My tribe is nEoghan Ua Niall (Irish language), or Owen O’Neal (English language). Eoghan means noble. Niall means champion. Literally translated, we are the Noble Champion tribe.
The apostrophe, frequently used in Anglicized spellings of Irish surnames, is ultimately of Greek Origin. Adopted by the Latin alphabet, and later incorporated into French punctuation, it was introduced into the English language in the 16th Century. Norman and English aristocrats brought it to Ireland.
Our specific lineage is signified by the Irish name for bear, Ardh, indicating a strong and valiant people. Indeed, Irish stories account for this family distinction over the last thousand years. Our traditional homeland is located in the heart of Northern Ireland, historically centered in the town of Dungannon.
One of our most famous modern kin in County Tyrone (Tir Eoghan) is Bernadette Devlin, who organized People’s Democracy in the 1960s, to fight for equality for indigenous Irish people within the militarily-occupied British colony. Her name in Irish, in fact, means ‘ferocious bear’.
In my first post here in 2007, I paid tribute to Devlin–former MP from County Tyrone (Land of Owen)–who led the Northern Ireland Civil Rights Movement in the 1970s. As a witness to Bloody Sunday—where, on January 30, 1972, British paratroopers shot and killed 13 unarmed civilians during a peaceful protest march in Derry—Devlin later survived fourteen gunshot wounds, after Loyalists stormed her home while British soldiers looked on.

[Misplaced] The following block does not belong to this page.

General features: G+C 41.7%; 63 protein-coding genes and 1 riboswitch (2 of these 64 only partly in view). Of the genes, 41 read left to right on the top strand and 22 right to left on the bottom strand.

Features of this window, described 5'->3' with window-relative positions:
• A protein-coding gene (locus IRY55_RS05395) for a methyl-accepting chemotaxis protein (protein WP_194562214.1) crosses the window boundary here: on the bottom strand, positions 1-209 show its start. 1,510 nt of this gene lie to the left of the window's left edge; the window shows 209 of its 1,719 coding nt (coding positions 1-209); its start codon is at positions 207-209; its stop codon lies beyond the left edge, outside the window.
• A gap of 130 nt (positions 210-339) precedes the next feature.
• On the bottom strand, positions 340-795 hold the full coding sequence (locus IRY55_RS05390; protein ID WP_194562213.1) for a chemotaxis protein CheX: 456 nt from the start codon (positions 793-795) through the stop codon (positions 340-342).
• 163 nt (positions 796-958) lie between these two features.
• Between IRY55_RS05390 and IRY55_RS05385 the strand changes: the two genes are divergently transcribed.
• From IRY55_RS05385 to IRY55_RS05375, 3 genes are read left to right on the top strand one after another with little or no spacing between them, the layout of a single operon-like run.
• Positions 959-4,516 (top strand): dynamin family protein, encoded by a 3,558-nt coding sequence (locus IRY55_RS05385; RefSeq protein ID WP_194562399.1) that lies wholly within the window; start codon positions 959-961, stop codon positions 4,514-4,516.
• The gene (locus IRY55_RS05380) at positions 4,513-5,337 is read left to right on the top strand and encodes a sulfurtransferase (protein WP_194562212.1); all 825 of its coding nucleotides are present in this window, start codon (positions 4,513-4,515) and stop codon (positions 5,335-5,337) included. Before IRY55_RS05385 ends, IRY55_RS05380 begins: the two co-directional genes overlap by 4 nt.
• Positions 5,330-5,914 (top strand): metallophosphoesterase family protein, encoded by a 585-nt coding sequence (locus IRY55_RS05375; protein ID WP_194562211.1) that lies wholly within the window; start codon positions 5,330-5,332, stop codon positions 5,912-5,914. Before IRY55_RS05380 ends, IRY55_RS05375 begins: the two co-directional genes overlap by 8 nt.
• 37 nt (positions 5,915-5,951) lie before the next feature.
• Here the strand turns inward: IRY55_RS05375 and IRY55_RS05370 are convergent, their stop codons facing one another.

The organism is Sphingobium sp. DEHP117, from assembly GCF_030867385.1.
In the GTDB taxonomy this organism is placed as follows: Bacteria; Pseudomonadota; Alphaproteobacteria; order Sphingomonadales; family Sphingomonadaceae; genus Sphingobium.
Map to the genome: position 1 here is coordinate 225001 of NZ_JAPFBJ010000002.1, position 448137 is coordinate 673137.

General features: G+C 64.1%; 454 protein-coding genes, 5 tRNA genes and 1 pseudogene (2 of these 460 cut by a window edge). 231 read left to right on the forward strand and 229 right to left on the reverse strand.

Key events of the Civil Rights Campaign (1964-1972) are accessible through the University of Ulster CAIN web service, as well as in the BBC history of Northern Ireland. As a key player in this era, the Northern Ireland Civil Rights Association brought together a powerful mix of civic leaders, as evidenced by the meeting at Maghera.
Maghera, a seat of power of the “kindred of Owen”, is where delegates of Sinn Fein, the Irish Republican Army, and civil rights leaders met to discuss the path to Irish reunification. The Good Friday Agreement in 1998—a major development in the Northern Ireland peace process—is, in essence, a reflection of that discussion.
In 2007, An Post (the Irish Postal Service) issued a stamp commemorating the 400-year anniversary of my ancestor’s flight from Ireland in 1607, after Queen Elizabeth, and later King James, put a price on his head for leading the Irish resistance to British rule.
As I remarked in A Lasting Peace, we only hope the Good Friday Agreement will usher in a lasting peace in Ireland, something for which the indigenous Irish have suffered enormously for over eight hundred years. Ironically, the name of the island in Irish—Erin—is the Gaelic word for ‘peace’.
The library is dedicated to the memory of Secwepemc Chief George Manuel (1921-1989), to the nations of the Fourth World and to the elders and generations to come.access here